Photograph of a shoe cappuccino coffee cake

Cappuccino coffee cake recipe – a caffeinated cake to fuel writers everywhere

Do a search online for “cappuccino coffee cake recipe” and you might end up on a food blog. Here you’re forced to scroll through paragraph upon paragraph of how life has recently been treating this blogger (peppered with teaser photos of said cake from every conceivable angle possible) before you finally get to the damn recipe.

This irritates me.

Caffeine, the fuel for writers everywhere!

So, without further ramblings, here is the recipe for my cappuccino coffee cake.

The magic of this cake is the filling, which gives the cake a creamy lightness, and you’re not immediately gagging for a cuppa because your teeth are aching from the sugar quantity.

The downside of the filling means this cake won’t keep, so make sure you can polish it all off in a day or two.


For the cake
  • 50g walnuts (feel free to leave these out)
  • 200g caster sugar
  • 225g butter (a room temperature)
  • 200 plain flour
  • 4 tsps strong ground coffee
  • 2 tsps baking powder
  • 1/2 tsps bicarbonate of soda
  • 4 eggs (at room temperature)
  • A dash of milk
For the filling
  • 500g mascarpone cheese
  • 2 tbsp soft brown sugar
  • 100ml of strong, black coffee (cooled)
  • Cocoa to dust


  • Whack on the oven and set it to 180 degrees centigrade.
  • Grease and line two sandwich tins with greaseproof paper
  • Place the walnuts (if using) into a bag and bash them to pieces using a rolling pin (very therapeutic stuff this cake making. Go on, bash them good!).

Take heed weary rolling pin wielding traveller. The road now forks and you have two options. If you have a food processor, read on, if you’re doing this all by hand (and why not, all that mixing is bound to burn off calories so I can eat more cake, right?) skip to the next header.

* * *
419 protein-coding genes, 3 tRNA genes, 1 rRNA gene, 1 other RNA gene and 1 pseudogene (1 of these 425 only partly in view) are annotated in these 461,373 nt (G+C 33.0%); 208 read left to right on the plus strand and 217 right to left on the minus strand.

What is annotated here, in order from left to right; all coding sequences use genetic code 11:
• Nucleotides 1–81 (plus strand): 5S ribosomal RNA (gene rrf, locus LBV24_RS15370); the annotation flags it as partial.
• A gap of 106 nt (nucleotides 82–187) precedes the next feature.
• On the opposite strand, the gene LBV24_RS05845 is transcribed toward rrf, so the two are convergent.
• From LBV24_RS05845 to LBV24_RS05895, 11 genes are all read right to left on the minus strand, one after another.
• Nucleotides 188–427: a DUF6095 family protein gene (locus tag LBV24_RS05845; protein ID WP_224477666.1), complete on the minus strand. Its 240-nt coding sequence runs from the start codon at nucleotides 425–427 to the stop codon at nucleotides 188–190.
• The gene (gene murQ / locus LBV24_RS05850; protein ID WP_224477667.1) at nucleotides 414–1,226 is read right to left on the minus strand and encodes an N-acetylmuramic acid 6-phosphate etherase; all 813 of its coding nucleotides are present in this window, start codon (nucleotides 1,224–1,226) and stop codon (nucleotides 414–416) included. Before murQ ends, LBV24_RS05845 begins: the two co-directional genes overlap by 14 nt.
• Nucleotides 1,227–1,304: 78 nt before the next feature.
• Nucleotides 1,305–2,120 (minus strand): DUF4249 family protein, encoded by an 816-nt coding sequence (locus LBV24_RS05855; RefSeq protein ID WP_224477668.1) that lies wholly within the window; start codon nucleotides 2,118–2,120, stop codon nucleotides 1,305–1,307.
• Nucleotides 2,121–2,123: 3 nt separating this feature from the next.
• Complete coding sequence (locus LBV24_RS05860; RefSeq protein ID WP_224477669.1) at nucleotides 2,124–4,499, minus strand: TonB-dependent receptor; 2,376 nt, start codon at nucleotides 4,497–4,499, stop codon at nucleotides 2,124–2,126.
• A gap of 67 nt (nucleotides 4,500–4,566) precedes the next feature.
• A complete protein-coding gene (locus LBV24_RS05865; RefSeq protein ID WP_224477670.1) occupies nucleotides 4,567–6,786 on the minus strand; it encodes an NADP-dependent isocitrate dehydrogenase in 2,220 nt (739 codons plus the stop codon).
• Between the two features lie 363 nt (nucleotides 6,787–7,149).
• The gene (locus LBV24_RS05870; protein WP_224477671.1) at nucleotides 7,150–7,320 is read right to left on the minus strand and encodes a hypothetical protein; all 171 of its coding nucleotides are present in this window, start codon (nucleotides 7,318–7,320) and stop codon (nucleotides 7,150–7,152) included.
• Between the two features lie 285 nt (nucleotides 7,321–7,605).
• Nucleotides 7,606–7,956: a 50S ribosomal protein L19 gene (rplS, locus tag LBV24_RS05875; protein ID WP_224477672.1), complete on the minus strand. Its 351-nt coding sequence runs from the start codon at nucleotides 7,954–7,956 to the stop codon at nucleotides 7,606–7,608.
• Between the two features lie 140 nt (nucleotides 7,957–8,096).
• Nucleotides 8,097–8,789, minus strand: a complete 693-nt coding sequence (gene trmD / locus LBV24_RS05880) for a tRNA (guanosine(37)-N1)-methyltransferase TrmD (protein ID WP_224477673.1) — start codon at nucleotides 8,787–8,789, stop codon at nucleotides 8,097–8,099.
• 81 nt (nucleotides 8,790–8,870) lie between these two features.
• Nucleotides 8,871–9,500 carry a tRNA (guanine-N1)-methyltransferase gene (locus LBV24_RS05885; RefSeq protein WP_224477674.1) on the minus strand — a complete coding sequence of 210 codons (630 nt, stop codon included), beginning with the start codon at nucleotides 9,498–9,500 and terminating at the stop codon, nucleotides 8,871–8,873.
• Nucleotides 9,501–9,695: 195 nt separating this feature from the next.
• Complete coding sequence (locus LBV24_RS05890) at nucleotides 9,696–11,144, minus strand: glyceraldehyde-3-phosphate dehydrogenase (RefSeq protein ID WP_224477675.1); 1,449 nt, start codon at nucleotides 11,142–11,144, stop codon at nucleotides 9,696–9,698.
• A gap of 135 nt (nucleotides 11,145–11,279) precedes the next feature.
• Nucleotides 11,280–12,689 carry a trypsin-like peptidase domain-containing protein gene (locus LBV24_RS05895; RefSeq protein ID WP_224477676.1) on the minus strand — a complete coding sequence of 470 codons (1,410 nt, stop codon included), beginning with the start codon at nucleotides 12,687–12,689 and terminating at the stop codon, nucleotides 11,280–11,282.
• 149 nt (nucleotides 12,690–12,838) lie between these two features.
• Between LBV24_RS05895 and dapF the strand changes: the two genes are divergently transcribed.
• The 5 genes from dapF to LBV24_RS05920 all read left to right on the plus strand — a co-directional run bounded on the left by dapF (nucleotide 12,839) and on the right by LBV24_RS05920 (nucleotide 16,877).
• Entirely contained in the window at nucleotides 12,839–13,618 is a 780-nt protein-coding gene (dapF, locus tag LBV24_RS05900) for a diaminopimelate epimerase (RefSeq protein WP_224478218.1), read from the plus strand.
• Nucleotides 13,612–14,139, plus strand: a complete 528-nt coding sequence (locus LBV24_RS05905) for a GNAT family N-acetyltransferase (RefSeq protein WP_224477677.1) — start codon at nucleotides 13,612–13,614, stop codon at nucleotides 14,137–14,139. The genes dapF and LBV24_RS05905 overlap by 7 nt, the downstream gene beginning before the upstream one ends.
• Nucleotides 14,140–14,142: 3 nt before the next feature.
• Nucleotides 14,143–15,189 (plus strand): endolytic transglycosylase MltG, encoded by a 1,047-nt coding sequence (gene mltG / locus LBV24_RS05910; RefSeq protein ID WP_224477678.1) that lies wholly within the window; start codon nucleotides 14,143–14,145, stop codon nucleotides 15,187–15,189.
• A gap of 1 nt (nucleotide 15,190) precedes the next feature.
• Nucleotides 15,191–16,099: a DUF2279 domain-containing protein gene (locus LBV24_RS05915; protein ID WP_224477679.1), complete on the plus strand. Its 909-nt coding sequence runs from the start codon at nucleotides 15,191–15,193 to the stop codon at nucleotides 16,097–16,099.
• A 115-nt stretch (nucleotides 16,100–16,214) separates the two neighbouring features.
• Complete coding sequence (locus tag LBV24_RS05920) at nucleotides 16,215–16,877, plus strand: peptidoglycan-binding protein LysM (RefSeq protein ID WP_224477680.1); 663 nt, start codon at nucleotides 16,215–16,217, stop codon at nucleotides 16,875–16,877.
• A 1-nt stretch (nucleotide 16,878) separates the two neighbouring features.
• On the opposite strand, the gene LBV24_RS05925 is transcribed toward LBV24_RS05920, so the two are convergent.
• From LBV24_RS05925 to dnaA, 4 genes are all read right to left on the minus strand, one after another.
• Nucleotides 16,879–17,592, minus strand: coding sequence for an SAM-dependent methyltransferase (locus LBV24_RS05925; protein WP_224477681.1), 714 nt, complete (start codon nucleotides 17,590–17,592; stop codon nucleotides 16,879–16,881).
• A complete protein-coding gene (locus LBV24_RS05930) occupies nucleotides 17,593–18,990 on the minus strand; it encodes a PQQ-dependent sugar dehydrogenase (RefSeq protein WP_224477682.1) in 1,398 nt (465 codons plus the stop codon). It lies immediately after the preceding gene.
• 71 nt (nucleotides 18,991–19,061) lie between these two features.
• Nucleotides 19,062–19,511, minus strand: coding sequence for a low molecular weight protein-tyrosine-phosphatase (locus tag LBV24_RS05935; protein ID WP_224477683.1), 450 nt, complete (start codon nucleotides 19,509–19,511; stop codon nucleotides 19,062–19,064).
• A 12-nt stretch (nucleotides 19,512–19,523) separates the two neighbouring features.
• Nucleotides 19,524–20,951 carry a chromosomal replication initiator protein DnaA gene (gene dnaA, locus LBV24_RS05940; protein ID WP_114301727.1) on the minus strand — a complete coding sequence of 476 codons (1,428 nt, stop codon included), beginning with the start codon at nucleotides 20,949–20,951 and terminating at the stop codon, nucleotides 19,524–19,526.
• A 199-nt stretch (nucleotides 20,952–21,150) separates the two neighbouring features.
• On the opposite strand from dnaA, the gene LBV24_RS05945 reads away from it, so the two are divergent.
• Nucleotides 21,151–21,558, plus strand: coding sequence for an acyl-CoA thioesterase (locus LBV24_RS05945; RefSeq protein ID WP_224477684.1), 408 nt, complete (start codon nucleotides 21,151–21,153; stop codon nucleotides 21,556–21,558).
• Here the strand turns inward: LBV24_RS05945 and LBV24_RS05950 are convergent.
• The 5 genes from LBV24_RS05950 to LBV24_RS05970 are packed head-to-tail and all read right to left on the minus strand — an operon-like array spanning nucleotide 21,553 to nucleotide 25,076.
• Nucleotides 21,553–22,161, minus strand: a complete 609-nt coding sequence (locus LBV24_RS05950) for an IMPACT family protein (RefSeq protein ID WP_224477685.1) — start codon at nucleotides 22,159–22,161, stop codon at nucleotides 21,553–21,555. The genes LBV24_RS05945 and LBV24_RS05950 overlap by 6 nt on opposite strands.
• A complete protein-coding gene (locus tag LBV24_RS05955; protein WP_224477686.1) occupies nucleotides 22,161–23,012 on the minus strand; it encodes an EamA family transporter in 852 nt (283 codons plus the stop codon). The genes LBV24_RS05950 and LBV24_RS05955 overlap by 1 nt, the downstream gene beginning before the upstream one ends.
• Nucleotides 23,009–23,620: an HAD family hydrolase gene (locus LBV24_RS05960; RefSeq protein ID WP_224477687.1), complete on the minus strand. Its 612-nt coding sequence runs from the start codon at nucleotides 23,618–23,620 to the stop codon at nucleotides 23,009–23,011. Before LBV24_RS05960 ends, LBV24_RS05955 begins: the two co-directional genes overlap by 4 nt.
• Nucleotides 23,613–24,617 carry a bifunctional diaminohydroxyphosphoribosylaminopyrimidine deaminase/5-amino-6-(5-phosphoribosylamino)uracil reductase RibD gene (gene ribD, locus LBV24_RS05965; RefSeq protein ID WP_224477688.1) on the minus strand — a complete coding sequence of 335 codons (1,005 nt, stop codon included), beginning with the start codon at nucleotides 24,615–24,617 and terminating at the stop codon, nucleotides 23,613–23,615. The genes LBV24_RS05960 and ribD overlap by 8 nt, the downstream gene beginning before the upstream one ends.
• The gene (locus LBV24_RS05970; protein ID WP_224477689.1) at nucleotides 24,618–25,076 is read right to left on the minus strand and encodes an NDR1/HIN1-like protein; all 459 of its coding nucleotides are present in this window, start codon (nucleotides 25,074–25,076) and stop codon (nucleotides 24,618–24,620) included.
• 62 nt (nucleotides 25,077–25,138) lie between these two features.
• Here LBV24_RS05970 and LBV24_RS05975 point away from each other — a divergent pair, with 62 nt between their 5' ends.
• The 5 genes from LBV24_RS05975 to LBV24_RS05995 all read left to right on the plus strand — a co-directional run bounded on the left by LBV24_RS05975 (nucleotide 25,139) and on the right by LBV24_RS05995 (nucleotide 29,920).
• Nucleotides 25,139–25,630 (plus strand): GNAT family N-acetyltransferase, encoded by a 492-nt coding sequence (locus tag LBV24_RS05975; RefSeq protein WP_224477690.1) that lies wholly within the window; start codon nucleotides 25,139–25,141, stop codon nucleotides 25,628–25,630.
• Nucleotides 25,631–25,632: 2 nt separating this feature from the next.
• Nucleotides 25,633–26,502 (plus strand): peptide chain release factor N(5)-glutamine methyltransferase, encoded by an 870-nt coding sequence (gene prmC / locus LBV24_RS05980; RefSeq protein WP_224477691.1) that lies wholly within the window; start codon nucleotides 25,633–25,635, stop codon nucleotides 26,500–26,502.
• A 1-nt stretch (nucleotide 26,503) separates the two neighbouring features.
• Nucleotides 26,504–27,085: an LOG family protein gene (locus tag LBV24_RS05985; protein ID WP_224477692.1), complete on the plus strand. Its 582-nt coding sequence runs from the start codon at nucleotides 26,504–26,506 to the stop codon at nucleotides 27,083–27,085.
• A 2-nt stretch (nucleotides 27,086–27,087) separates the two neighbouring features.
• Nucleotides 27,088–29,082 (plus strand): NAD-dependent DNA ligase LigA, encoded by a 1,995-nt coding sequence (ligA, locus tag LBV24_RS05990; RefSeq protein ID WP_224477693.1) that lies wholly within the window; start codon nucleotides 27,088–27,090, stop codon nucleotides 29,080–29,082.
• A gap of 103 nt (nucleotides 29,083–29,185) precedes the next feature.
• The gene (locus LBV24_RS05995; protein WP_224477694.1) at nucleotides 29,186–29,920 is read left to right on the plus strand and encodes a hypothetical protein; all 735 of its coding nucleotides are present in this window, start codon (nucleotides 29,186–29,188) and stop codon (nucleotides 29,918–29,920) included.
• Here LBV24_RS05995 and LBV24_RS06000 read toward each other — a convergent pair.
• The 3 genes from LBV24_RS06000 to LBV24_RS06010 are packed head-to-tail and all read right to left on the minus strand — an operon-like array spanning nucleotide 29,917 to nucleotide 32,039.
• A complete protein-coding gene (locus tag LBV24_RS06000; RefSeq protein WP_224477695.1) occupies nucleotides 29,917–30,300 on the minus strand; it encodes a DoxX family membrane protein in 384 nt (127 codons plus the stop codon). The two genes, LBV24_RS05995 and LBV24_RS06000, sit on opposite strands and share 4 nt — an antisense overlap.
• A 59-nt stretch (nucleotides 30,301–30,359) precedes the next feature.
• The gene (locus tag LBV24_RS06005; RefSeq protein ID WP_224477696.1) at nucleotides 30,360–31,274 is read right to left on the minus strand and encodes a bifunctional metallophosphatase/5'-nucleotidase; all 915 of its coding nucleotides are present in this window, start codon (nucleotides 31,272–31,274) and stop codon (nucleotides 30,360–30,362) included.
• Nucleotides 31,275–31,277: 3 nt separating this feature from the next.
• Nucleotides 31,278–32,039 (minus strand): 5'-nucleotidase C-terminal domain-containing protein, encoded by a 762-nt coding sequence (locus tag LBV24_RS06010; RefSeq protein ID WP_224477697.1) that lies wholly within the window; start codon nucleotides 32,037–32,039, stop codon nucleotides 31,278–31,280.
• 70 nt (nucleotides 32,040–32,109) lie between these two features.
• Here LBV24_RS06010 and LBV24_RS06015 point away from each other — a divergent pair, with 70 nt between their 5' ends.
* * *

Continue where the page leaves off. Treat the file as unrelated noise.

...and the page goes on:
By food processor
  • Put EVERYTHING bar the milk into a food processor and blend it all together.
By hand (get your guns at the ready)
  • Cream the sugar and butter to a whipped double cream consistency.
  • Mix the dry ingredients together, including the walnuts in a separate bowl.
  • Crack open and whisk the eggs together in a separate bowl
  • Alternative by adding some of the dry mix and the egg mix to the creamed butter and sugar and beat until all is well combined.
The roads merge again
  • The mixture will be a little on the thick side. You want that dollop off the spoon consistency, so keep adding a dash of the milk until you obtain it.
  • Evenly add the mixture to the two prepared tins and pop them in the oven for about 20-25mins. You know your ovens. Mine always bakes quicker than most recipes state.
  • Leave to cool in the tins. Once the cakes are cool, you can add the filling.
  • Make yourself a strong, black coffee. You’ve earned it, but keep back about 100ml and allow it to cool.
  • Tip the mascarpone into a bowl and beat with a wooden spoon.
  • Add the soft brown sugar and beat in well
  • Add the cooled coffee a little at a time. You might not need all of it. You will want it at a creamy consistency but thick enough to hold its shape in the cake.
  • Divide the mixture up so half goes inside the cake and the remainder adorns the top.
  • No cappuccino would be complete without a dash of chocolate on the top, so add a dusting of cocoa to finish.
  • If you want, add some more touches like extra walnuts, or chocolate coated coffee beans sprinkled on top.
  • Cut as generously as you desire and let this caffeine wonder fuel your writing habit.


photograph of a slice of cappuccino coffee cake

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